2009 Farm and Rural Life Poll: Value-added agriculture*
The Iowa Farm and Rural Life Poll is an annual survey that collects and disseminates information on issues of importance to rural communities across Iowa and the Midwest. Conducted every year since its establishment in 1982, the Farm Poll is the longest-running survey of its kind in the nation. This article highlights information from the 2009 survey on farm policy and commodity production.
Value-added agriculture is also viewed as a means toward economic development in rural areas. Defined as the processing or marketing of an agricultural product in a way that allows producers to earn a greater portion of their products’ commercial value, value-added agriculture encompasses a broad range of activities that can allow farmers to turn innovative ideas and management expertise into higher returns from their farm operations. The Farm Poll explored current involvement in value-added agricultural activities and barriers to participation in such initiatives.
Nine percent of Farm Poll respondents reported that they were involved in a value-added agriculture business. Among those who indicated that they were participating in a value-added enterprise, 41 percent were involved in either ethanol or biodiesel production. Following in frequency, at 30 percent, were meat-related ventures, primarily the direct marketing of beef, pork or other meats. Production of organic, specialty or identity-preserved grains was cited by 18 percent of value-added entrepreneurs, and seven percent produced and marketed fruits or vegetables. Other value-added activities included production of cheese, honey and ornamental plants.
To develop a better understanding of why so few Iowa farmers participate in value-added agriculture ventures, we worked with the Iowa State University Value Added Agriculture Program to develop questions regarding challenges to farmer involvement in value-added initiatives and potential barriers to expansion beyond traditional agricultural production activities.
Perceived risk appears to be a major impediment to participation in value-added agricultural enterprises. Seventy percent of participants agreed that many farmers would rather take an off-farm job rather than start a value-added enterprise, and 67 percent agreed that many farmers just don’t want to start something new (Table 1). Sixty-six percent of participants reported that markets for products other than unprocessed major commodities are limited in their area, and 62 percent agreed that demand for alternative agricultural products is uncertain. The high rates of agreement on these four items likely reflect an aversion to risk. Starting a new business can involve much more financial risk than taking an off-farm job with an established employer. Especially in cases where markets for products may not be well-developed or accessible, such considerations may play an important role in reluctance to get involved in a new, untested venture.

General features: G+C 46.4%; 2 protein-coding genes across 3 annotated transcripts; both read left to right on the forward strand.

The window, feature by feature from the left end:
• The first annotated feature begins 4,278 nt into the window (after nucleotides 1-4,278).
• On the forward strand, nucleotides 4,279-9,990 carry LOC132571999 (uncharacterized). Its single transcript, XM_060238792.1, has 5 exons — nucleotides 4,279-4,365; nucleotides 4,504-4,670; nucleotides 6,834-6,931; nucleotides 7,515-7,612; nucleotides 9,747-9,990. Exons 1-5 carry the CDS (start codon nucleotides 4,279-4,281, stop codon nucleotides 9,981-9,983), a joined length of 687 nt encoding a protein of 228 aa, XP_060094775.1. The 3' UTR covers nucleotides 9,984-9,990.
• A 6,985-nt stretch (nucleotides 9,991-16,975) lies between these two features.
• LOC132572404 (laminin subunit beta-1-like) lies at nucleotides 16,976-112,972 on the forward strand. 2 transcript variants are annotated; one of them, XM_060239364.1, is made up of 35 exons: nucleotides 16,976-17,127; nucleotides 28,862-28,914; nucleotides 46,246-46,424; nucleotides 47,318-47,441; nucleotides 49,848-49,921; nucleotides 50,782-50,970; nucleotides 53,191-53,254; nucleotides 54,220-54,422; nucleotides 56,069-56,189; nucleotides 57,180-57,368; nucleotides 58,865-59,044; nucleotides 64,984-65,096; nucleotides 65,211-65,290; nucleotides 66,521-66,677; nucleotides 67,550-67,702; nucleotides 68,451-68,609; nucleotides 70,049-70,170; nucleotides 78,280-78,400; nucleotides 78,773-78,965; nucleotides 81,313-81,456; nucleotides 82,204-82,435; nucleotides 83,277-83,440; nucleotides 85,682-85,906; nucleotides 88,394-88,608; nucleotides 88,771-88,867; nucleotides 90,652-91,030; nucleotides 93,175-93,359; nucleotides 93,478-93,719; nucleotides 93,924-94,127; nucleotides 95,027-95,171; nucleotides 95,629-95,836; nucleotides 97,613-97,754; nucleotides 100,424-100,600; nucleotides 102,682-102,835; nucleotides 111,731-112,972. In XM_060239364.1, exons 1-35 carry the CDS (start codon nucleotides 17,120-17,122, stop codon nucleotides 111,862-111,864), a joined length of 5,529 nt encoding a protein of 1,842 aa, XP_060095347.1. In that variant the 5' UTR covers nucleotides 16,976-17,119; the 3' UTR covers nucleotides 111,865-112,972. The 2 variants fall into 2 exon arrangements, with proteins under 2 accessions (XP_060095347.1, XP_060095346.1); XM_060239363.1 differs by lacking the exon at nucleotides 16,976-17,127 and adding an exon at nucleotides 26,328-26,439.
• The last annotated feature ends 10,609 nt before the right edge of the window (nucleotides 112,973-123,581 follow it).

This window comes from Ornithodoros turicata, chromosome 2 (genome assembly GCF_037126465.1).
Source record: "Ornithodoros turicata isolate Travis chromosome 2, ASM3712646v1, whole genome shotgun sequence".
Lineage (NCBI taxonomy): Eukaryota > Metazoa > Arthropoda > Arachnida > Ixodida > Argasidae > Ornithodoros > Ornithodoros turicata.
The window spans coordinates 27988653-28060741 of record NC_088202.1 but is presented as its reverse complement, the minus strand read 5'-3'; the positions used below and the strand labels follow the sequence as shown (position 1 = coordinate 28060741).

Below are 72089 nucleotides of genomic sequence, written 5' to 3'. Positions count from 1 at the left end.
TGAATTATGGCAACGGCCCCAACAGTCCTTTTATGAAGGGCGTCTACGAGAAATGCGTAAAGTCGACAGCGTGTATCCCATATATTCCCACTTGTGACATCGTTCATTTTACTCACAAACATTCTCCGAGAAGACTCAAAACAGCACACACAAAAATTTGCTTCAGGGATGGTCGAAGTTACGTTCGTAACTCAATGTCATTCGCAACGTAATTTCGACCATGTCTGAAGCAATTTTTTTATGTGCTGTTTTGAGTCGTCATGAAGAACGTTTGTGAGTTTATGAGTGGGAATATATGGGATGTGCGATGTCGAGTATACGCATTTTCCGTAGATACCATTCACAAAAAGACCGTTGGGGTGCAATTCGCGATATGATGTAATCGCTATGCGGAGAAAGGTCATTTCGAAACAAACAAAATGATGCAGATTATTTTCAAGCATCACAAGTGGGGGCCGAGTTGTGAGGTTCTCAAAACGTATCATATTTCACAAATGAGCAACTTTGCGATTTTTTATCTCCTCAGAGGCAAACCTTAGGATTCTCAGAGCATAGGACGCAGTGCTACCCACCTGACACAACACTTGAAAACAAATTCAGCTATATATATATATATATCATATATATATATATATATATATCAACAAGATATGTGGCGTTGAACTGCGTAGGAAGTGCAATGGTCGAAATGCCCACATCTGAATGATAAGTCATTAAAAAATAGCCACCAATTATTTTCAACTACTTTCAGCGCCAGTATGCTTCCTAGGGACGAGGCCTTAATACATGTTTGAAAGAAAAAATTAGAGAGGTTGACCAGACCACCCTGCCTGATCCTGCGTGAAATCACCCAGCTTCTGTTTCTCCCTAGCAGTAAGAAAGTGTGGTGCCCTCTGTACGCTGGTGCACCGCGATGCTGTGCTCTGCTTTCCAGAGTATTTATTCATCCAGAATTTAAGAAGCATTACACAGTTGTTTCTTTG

Lack of business experience and marketing skills also seem to act as barriers to the development of value-added agricultural activities. Sixty percent of participants agreed that many farmers would feel uncomfortable trying to market products directly to customers (Table 1). Fifty-eight percent concurred that many farmers do not have sufficient business development experience, and 50 percent agreed that farmers are just not aware of opportunities to start value-added businesses.
Iowa State University Extension, the Iowa Agriculture and Home Economics Experiment Station, and the Iowa Department of Agriculture and Land Stewardship are all partners in the Farm Poll effort. The information gathered through the Farm Poll is used to inform the development and improvement of research and extension programs and is used by local, state and national leaders in their decision-making processes. We thank the many farmers who responded to this year’s survey and appreciate their continued participation in the Farm Poll.
The 2009 Farm Poll questionnaires were mailed in January and February to a statewide panel of 2,201 farm operators. Usable surveys were received from 1,268 farmers, resulting in a 58 percent response rate. On average, Farm Poll participants were 64 years old, and had been farming for 39 years. Fifty percent of farmers reported that farm income made up more than half of their overall 2008 household income, and an additional 20 percent earned between 26 and 50 percent of their household income from farming. Copies of this or any other year’s reports are available from your county Extension office, the Extension Online Store, Extension Sociology, or from the authors.
*Reprinted with permission from the Iowa Farm and Rural Life Poll, 2009 Summary Report, PM 2093. Renea Miller provided valuable layout assistance to the questionnaire and this report. The Iowa Department of Land Stewardship, Division of Statistics, assisted in the data collection.
J. Gordon Arbuckle, Jr., extension sociologist, 515-294-1497, firstname.lastname@example.org
Paul Lasley, extension sociologist
Peter Korsching, professor
Chris Kast, research assistant